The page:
There are some good points to this book.General Kennedy does show a pattern of concern for the welfare of soldiers throughout the book.She does offer thoughts on mentoring, although you may find them odd at times.In one instance, she speaks of a Major (woman) who tries to adopt her as a mentor.The Major asked her what it takes to become a general like her.In the book, General Kennedy said at that point she decided that the Major was not General Officer material.She does give much credit to noncommissioned officers in her development as a leader and in developing her technical expertise and she offers an insight that we havenít had before Ė that being the insight of a woman general officer. She touches briefly on a number of areas ranging from gender-integrated basic training (which she and I will obviously never agree about) to the future threat based on her professional experience as the Armyís senior military intelligence officer.

 

She does make one, to me humorous, attempt at demonstrating female superiority.She described experiences of asking Military Policeman at the gate of an installation for directions.The male she said, forgot everything else he was doing, and gave her his undivided attention while giving her directions.In the Generalís words, Sadaam could have walked through the gate and the male MP wouldnít have noticed.The female, on the other hand, was able to continue checking ID cards, and directing traffic while giving her directions.This was her example of how women are better at multi tasking than are men.I told you that I once had a phone conversation with General Kennedy. It was when I was the CSM at Fort Myer and it was about the performance of MPs at the gate at Fort McNair.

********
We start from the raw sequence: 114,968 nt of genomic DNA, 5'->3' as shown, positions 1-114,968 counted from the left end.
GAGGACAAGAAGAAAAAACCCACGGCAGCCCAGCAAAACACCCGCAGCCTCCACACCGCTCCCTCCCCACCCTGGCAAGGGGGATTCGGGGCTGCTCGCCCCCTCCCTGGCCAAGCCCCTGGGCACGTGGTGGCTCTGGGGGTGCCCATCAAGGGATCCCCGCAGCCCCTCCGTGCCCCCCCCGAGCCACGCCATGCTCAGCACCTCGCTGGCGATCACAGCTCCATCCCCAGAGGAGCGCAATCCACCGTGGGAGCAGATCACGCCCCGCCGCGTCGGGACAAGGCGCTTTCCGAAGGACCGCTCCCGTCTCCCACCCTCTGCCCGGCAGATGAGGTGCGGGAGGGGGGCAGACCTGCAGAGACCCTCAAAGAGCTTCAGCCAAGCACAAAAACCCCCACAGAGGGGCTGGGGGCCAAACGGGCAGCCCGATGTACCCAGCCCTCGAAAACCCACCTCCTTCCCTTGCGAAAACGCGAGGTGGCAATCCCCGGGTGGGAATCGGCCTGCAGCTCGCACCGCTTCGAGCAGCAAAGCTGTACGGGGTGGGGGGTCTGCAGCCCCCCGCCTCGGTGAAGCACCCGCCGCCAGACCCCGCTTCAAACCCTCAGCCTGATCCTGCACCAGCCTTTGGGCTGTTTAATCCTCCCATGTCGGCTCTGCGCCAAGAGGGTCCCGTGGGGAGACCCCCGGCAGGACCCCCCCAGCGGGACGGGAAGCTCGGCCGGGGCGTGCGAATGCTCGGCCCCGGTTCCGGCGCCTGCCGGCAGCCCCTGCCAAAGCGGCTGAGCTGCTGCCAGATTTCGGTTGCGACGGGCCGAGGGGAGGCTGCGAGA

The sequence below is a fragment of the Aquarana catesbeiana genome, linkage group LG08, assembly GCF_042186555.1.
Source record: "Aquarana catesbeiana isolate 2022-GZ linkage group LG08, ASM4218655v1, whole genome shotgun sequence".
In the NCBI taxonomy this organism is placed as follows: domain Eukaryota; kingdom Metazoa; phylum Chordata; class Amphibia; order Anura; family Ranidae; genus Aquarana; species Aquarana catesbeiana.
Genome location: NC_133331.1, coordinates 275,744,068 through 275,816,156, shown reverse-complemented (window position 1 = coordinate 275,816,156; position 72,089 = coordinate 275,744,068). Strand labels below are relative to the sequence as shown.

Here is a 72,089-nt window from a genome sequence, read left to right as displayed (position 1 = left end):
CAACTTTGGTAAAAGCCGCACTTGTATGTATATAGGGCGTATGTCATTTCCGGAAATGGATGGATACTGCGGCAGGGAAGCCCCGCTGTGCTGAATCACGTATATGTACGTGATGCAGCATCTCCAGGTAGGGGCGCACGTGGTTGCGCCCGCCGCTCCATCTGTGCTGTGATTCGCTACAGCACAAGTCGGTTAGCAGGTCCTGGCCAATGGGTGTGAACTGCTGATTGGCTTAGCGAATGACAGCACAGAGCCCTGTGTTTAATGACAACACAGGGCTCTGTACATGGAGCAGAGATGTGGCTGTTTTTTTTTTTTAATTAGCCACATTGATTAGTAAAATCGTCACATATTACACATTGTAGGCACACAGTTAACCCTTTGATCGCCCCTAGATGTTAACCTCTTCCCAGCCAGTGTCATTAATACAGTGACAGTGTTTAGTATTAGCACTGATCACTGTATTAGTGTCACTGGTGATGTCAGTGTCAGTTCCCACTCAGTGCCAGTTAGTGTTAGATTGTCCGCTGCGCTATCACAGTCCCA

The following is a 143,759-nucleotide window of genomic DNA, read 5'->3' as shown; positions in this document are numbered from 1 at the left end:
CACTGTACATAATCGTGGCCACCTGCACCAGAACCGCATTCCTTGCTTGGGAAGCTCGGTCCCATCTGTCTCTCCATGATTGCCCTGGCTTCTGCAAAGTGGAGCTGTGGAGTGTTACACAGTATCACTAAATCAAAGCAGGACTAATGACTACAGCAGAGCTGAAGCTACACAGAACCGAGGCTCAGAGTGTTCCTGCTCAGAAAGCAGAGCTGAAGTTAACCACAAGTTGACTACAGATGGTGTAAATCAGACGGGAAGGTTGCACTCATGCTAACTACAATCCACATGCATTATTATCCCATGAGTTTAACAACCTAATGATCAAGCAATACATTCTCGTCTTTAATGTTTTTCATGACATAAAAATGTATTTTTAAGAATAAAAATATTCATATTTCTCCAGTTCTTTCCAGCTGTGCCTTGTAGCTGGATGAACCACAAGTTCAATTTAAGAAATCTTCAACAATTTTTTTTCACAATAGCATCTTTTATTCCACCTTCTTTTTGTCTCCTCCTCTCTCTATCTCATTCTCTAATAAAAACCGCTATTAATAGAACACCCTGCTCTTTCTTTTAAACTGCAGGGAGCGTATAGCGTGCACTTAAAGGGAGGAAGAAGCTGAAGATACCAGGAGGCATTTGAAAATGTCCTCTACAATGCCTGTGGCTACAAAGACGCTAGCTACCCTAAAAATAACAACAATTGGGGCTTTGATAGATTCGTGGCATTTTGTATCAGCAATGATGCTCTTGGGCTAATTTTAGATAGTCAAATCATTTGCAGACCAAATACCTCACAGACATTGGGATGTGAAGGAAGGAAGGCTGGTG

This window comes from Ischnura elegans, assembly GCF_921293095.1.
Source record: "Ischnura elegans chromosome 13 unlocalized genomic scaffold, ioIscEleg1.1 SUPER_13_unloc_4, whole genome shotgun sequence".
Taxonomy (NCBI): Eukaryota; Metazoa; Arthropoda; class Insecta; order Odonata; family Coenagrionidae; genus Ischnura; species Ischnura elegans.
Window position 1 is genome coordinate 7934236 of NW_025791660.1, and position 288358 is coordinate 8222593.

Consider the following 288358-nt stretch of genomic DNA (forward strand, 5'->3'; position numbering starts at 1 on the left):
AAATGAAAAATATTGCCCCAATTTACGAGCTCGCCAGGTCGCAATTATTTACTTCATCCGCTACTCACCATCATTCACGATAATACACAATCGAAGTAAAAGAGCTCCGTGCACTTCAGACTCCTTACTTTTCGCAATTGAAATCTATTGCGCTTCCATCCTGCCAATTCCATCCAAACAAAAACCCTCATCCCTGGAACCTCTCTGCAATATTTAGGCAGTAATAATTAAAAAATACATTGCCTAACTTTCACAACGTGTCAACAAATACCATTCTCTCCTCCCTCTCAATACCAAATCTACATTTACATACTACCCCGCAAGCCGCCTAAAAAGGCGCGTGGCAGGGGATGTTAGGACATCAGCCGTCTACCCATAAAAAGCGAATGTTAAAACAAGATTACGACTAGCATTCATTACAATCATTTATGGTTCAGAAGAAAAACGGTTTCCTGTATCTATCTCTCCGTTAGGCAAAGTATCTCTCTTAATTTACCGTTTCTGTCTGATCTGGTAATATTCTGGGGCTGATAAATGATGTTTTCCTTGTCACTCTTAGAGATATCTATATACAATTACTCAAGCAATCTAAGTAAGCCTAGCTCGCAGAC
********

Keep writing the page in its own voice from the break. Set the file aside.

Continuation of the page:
There was one annoying part of this book.I took it as an in your face annoyance.Having written a book, I can tell you first hand about editor torture when it comes to gender neutralizing the text.In other words, try hard to not speak in one gender, or if you must, add a disclaimer, which indicates that you include both genders even though you only speak in one.†† All of the discussion in this book is in the feminine and thereís no disclaimer.It becomes annoying after awhile.She obviously wrote the book to appeal to a female audience, but in so doing probably lost or alienated a male audience that she could have educated.But, I suppose women might feel the same when most everything written is in the masculine.

 

If I had to rate this book on itís value to the Army and future leaders, it gets a 2.5 out of 5.Itíll never make my must read list, but itís a should read simply because itís one of a kind and you may garner some insight from it.However, General Kennedyís book left me looking for a womanís view about what it takes for women to succeed in the Army.I was and am still looking for a good description of the womanís (shameless plug here) Three Meter Zone.Maybe we can find a successful woman NCO to write that for us.To quote my reliable, but unnamed source, ďI was disappointed in this book.Ē